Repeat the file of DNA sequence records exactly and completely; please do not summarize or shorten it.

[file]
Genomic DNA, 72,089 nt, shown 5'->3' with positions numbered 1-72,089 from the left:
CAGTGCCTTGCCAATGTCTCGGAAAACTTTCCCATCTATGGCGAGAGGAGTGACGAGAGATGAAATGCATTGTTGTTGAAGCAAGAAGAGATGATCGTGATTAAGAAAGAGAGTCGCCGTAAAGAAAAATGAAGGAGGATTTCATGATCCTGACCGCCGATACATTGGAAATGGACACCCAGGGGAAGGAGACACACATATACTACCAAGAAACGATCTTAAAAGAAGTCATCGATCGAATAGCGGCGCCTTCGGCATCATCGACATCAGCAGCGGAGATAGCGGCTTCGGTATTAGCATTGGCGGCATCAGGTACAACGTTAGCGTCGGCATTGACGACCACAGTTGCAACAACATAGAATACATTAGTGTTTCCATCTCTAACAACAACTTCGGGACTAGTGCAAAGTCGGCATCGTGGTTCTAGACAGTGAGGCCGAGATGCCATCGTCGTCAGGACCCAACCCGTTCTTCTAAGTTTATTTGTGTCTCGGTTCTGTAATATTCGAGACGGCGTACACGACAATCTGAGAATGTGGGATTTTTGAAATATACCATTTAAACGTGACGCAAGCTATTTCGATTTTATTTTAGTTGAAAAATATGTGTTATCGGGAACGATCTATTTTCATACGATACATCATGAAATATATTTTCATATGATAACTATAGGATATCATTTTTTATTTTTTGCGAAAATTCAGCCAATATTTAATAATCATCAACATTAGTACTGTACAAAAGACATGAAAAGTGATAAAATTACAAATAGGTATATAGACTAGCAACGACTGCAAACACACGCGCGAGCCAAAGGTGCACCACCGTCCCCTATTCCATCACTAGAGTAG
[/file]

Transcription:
Genomic DNA, 72,089 nt, shown 5'->3' with positions numbered 1-72,089 from the left:
CAGTGCCTTGCCAATGTCTCGGAAAACTTTCCCATCTATGGCGAGAGGAGTGACGAGAGATGAAATGCATTGTTGTTGAAGCAAGAAGAGATGATCGTGATTAAGAAAGAGAGTCGCCGTAAAGAAAAATGAAGGAGGATTTCATGATCCTGACCGCCGATACATTGGAAATGGACACCCAGGGGAAGGAGACACACATATACTACCAAGAAACGATCTTAAAAGAAGTCATCGATCGAATAGCGGCGCCTTCGGCATCATCGACATCAGCAGCGGAGATAGCGGCTTCGGTATTAGCATTGGCGGCATCAGGTACAACGTTAGCGTCGGCATTGACGACCACAGTTGCAACAACATAGAATACATTAGTGTTTCCATCTCTAACAACAACTTCGGGACTAGTGCAAAGTCGGCATCGTGGTTCTAGACAGTGAGGCCGAGATGCCATCGTCGTCAGGACCCAACCCGTTCTTCTAAGTTTATTTGTGTCTCGGTTCTGTAATATTCGAGACGGCGTACACGACAATCTGAGAATGTGGGATTTTTGAAATATACCATTTAAACGTGACGCAAGCTATTTCGATTTTATTTTAGTTGAAAAATATGTGTTATCGGGAACGATCTATTTTCATACGATACATCATGAAATATATTTTCATATGATAACTATAGGATATCATTTTTTATTTTTTGCGAAAATTCAGCCAATATTTAATAATCATCAACATTAGTACTGTACAAAAGACATGAAAAGTGATAAAATTACAAATAGGTATATAGACTAGCAACGACTGCAAACACACGCGCGAGCCAAAGGTGCACCACCGTCCCCTATTCCATCACTAGAGTAG